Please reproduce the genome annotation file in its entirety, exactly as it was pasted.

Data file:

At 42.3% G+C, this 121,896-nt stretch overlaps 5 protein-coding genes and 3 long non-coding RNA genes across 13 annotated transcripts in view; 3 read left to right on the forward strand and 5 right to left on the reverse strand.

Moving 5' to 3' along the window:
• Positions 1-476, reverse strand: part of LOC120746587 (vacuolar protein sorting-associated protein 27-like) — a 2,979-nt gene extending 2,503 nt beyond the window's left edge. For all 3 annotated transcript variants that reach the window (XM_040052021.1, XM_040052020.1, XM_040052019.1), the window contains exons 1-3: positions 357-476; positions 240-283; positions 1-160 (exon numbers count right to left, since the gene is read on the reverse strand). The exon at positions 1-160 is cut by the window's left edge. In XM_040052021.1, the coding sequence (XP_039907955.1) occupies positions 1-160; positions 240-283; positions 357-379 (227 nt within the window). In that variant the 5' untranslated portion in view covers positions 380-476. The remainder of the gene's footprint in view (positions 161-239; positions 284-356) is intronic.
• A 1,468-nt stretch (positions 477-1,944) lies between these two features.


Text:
At 42.3% G+C, this 121,896-nt stretch overlaps 5 protein-coding genes and 3 long non-coding RNA genes across 13 annotated transcripts in view; 3 read left to right on the forward strand and 5 right to left on the reverse strand.

Moving 5' to 3' along the window:
• Positions 1-476, reverse strand: part of LOC120746587 (vacuolar protein sorting-associated protein 27-like) — a 2,979-nt gene extending 2,503 nt beyond the window's left edge. For all 3 annotated transcript variants that reach the window (XM_040052021.1, XM_040052020.1, XM_040052019.1), the window contains exons 1-3: positions 357-476; positions 240-283; positions 1-160 (exon numbers count right to left, since the gene is read on the reverse strand). The exon at positions 1-160 is cut by the window's left edge. In XM_040052021.1, the coding sequence (XP_039907955.1) occupies positions 1-160; positions 240-283; positions 357-379 (227 nt within the window). In that variant the 5' untranslated portion in view covers positions 380-476. The remainder of the gene's footprint in view (positions 161-239; positions 284-356) is intronic.
• A 1,468-nt stretch (positions 477-1,944) lies between these two features.